Does Grifols (BME:GRF) Have A Healthy Balance Sheet?

Howard Marks put it nicely when he said that, rather than worrying about share price volatility, ‘The possibility of permanent loss is the risk I worry about… and every practical investor I know worries about.’ When we think about how risky a company is, we always like to look at its use of debt, since debt overload can lead to ruin. We can see that Grifols, S.A. (BME:GRF) does use debt in its business. But should shareholders be worried about its use of debt?

When Is Debt Dangerous?

Debt and other liabilities become risky for a business when it cannot easily fulfill those obligations, either with free cash flow or by raising capital at an attractive price. In the worst case scenario, a company can go bankrupt if it cannot pay its creditors. However, a more common (but still painful) scenario is that it has to raise new equity capital at a low price, thus permanently diluting shareholders. Of course, debt can be an important tool in businesses, particularly capital heavy businesses. When we think about a company’s use of debt, we first look at cash and debt together.

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What Is Grifols’s Net Debt?

As you can see below, at the end of September 2023, Grifols had €11.1b of debt, up from €9.73b a year ago. Click the image for more detail. However, it does have €484.2m in cash offsetting this, leading to net debt of about €10.6b.

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BME:GRF Debt to Equity History February 20th 2024

How Healthy Is Grifols’ Balance Sheet?

The latest balance sheet data shows that Grifols had liabilities of €2.03b due within a year, and liabilities of €11.5b falling due after that. Offsetting these obligations, it had cash of €484.2m as well as receivables valued at €908.0m due within 12 months. So its liabilities outweigh the sum of its cash and (near-term) receivables by €12.1b.

This deficit casts a shadow over the €6.67b company, like a colossus towering over mere mortals. So we’d watch its balance sheet closely, without a doubt. At the end of the day, Grifols would probably need a major re-capitalization if its creditors were to demand repayment.

In order to size up a company’s debt relative to its earnings, we calculate its net debt divided by its earnings before interest, tax, depreciation, and amortization (EBITDA) and its earnings before interest and tax (EBIT) divided by its interest expense (its interest cover). Thus we consider debt relative to earnings both with and without depreciation and amortization expenses.

Weak interest cover of 1.5 times and a disturbingly high net debt to EBITDA ratio of 10.8 hit our confidence in Grifols like a one-two punch to the gut. This means we’d consider it to have a heavy debt load. On a slightly more positive note, Grifols grew its EBIT at 12% over the last year, further increasing its ability to manage debt. There’s no doubt that we learn most about debt from the balance sheet. But it is future earnings, more than anything, that will determine Grifols’s ability to maintain a healthy balance sheet going forward. So if you’re focused on the future you can check out this free report showing analyst profit forecasts.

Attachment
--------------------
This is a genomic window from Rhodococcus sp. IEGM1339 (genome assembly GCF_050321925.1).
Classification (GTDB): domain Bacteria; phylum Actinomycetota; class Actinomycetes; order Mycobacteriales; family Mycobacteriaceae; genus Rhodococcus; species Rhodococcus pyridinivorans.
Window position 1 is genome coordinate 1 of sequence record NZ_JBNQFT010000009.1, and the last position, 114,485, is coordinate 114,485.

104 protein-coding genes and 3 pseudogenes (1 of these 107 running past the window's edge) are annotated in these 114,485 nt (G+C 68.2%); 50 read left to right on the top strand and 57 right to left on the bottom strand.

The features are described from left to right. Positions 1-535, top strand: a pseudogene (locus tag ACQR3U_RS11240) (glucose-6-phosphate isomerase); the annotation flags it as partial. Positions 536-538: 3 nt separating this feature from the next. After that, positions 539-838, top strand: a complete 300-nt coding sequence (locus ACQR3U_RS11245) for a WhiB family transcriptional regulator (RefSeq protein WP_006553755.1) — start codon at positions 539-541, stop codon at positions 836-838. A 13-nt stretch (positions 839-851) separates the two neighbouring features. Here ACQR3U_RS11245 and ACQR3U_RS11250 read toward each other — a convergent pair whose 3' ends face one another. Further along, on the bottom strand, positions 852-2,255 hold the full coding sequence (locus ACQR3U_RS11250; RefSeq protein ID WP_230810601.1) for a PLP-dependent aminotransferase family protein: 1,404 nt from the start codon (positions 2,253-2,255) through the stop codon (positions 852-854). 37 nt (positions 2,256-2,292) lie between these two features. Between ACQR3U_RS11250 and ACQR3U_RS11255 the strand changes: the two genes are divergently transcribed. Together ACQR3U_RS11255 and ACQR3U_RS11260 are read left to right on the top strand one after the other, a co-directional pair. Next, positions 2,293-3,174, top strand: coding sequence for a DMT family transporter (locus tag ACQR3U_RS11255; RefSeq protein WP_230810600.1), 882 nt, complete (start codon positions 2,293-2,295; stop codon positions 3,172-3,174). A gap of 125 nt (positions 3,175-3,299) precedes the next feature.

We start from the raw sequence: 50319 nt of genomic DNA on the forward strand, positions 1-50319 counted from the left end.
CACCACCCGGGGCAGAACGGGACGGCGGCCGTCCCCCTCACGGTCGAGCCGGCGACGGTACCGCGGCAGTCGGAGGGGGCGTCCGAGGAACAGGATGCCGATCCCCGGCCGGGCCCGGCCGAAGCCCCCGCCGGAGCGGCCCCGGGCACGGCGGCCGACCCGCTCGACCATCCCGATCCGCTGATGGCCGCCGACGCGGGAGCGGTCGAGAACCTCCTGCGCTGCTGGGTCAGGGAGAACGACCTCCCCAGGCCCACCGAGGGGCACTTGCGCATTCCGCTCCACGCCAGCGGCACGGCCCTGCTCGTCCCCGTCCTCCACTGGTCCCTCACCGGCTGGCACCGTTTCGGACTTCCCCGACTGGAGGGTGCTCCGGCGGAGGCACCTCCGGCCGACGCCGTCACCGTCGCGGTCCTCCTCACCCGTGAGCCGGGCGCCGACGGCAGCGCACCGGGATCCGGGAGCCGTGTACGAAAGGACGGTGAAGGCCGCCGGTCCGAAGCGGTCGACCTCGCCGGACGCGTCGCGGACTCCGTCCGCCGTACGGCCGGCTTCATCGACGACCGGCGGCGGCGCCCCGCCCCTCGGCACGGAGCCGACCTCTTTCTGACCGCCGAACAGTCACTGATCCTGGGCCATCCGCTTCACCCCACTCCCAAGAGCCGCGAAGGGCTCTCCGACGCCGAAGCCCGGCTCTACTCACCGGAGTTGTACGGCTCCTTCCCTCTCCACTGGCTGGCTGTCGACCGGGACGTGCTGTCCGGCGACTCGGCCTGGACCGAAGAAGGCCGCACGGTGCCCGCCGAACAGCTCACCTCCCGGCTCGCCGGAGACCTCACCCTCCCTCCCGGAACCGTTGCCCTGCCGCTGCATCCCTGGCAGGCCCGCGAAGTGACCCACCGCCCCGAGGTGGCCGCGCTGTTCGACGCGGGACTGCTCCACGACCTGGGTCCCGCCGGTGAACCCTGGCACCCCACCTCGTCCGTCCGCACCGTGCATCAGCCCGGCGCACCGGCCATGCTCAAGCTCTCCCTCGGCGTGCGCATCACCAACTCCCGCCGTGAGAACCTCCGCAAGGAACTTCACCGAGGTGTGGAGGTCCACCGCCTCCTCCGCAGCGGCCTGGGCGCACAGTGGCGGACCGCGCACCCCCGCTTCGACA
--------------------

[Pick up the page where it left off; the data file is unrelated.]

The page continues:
Finally, while the tax-man may adore accounting profits, lenders only accept cold hard cash. So it’s worth checking how much of that EBIT is backed by free cash flow. Over the last three years, Grifols recorded negative free cash flow, in total. Debt is far more risky for companies with unreliable free cash flow, so shareholders should be hoping that the past expenditure will produce free cash flow in the future.

Our View

To be frank both Grifols’s net debt to EBITDA and its track record of staying on top of its total liabilities make us rather uncomfortable with its debt levels. But on the bright side, its EBIT growth rate is a good sign, and makes us more optimistic. Taking into account all the aforementioned factors, it looks like Grifols has too much debt. While some investors love that sort of risky play, it’s certainly not our cup of tea. When analysing debt levels, the balance sheet is the obvious place to start. However, not all investment risk resides within the balance sheet – far from it. Be aware that Grifols is showing 3 warning signs in our investment analysis , and 2 of those are potentially serious…

When all is said and done, sometimes its easier to focus on companies that don’t even need debt. Readers can access a list of growth stocks with zero net debt 100% free, right now.

Valuation is complex, but we’re helping make it simple.

Find out whether Grifols is potentially over or undervalued by checking out our comprehensive analysis, which includes fair value estimates, risks and warnings, dividends, insider transactions and financial health.

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This article by Simply Wall St is general in nature. We provide commentary based on historical data and analyst forecasts only using an unbiased methodology and our articles are not intended to be financial advice. It does not constitute a recommendation to buy or sell any stock, and does not take account of your objectives, or your financial situation. We aim to bring you long-term focused analysis driven by fundamental data. Note that our analysis may not factor in the latest price-sensitive company announcements or qualitative material. Simply Wall St has no position in any stocks mentioned.

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